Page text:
Q: Delusions or Hallucinations & Missed Lithium Dose
My son who is 25 has been diagnosed as bipolar. He is taking lithium and usually
does fine. He sometimes has delusions or hallucinations that last for
one to two hours and is very tired when this occurs, sleeps most of the day and
cannot function as he is so tired. He takes the medicine at night because it
makes him sleepy. When he has had these episodes he says he missed a dose the
night before. Is this a normal side effect when a dose is missed or could there
be something else going on.
Dear Mr. C' --
You know the joke when someone poses a question, then offers two possible
answers -- and you reply "yes"...
Answer #1: Yes, some patients of mine have told me that
they can tell if they miss even a single dose of lithium. But typically this
should not be crucial: we think the goal is to maintain to a sufficient blood
level of lithium (the same level we're measuring for when testing a blood sample
for lithium concentration); and most people probably are not hovering just above
a minimum below which they'll have symptoms. Rather, most people probably have a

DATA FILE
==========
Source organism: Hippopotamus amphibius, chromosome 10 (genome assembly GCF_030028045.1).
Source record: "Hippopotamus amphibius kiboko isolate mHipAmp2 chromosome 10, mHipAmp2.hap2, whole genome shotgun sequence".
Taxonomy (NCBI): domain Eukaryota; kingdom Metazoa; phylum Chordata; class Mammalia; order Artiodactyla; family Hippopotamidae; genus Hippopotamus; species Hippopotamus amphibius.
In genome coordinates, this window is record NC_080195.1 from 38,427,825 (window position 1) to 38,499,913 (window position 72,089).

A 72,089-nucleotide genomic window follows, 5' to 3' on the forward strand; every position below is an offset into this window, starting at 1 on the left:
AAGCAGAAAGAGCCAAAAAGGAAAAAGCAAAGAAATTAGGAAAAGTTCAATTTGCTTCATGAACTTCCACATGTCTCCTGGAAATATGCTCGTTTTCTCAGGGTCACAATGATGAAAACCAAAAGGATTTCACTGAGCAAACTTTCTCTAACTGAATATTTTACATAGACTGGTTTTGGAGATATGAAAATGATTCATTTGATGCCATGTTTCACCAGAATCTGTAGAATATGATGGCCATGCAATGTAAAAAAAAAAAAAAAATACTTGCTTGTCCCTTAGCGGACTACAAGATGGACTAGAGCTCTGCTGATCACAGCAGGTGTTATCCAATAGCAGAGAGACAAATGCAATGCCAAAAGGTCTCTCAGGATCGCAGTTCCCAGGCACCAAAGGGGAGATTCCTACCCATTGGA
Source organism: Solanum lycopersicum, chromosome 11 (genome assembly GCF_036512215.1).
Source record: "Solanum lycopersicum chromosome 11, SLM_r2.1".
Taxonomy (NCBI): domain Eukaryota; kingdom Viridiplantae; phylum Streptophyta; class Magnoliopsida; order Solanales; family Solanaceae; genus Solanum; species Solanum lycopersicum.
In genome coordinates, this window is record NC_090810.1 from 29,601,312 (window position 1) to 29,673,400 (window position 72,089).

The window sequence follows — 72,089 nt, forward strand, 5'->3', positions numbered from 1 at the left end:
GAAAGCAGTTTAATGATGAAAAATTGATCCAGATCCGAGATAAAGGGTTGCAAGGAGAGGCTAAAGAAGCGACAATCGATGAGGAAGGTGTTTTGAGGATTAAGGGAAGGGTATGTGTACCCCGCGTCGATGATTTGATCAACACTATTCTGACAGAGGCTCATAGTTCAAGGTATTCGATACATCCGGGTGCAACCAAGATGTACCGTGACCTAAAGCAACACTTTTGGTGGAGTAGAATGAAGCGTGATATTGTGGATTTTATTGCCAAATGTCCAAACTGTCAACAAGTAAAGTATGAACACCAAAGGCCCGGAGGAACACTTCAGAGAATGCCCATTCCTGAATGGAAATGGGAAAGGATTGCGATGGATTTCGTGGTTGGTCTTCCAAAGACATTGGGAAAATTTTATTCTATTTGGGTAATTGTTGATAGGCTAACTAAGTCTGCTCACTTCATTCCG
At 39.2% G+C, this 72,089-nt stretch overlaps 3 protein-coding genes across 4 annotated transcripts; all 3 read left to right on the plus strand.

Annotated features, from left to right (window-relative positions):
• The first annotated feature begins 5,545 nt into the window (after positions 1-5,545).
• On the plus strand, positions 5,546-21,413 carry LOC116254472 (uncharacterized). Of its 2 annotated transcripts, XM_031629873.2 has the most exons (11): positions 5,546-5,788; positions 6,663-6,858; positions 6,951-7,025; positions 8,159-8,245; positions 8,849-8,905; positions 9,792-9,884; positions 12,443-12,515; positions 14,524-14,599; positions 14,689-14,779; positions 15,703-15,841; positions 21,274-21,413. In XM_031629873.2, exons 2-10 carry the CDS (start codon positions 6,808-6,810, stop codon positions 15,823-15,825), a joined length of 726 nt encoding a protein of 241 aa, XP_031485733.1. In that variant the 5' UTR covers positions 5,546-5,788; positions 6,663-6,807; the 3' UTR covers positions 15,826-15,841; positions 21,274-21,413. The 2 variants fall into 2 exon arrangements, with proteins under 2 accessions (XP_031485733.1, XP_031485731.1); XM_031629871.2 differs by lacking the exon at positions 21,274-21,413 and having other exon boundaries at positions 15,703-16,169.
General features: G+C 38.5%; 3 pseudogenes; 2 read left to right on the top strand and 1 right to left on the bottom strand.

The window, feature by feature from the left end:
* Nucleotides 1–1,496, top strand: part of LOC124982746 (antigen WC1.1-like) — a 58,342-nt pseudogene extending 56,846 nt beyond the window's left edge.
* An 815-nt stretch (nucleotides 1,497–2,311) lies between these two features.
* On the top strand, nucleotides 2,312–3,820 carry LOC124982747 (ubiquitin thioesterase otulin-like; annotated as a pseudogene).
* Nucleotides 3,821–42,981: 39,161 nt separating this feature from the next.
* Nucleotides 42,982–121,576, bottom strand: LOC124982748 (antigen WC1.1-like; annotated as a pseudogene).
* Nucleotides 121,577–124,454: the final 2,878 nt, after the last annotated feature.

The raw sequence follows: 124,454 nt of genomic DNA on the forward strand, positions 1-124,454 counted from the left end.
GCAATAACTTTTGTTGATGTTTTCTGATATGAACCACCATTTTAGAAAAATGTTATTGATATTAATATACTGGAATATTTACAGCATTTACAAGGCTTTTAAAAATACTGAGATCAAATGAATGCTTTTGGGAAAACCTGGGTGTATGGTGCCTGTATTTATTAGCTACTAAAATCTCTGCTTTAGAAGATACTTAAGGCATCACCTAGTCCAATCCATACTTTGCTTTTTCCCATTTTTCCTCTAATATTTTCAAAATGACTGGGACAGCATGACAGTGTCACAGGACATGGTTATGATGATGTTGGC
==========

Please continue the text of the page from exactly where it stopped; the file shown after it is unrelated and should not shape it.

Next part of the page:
cushion between their typical lithium level and the point where symptoms would
begin to return.
Moreover, most people don't have symptoms just waiting
to recur if some minor dip in their lithium occurs. Often people can stop their
lithium and go weeks, or even months, before a recurrence of bipolar symptoms
(although most mood experts believe that stopping lithium suddenly can bring on
an episode more quickly than it would have occurred if lithium was tapered). But
still, according to what I've heard from a few of my patients, sometimes a
person can be very sensitive to their lithium dosing.
Answer #2: yes, it may be that "something else is going
on". The fact that he is so sleepy after an "episode" raises the possibility of
some sort of seizure-like phenomenon, as profound sleepiness is routinely seen
following a grand mal seizure. Your son may already have had an EEG
(electroencephalogram) but if he has not had this (they are not routine in the
diagnosis of bipolar disorder), you might suggest that he ask his doctor whether
that might be wise in light of this post-episode sleepiness. The good news would
be that this might suggest new treatment options. The bad news is that if there
was a conclusion that your son has "epilepsy", there's a new label with new
consequences and stigma (and please note: I'm only suggesting "seizure-like",
not seizures per se, so I don't mean to imply this is a search for "epilepsy").
Answer number one detail: You've probably already
suggested a "pill-minder"; one of my patients who otherwise looks pretty
high-functioning but kept missing doses here and there swears this little $5
tool has helped him a great deal.
Published October, 2006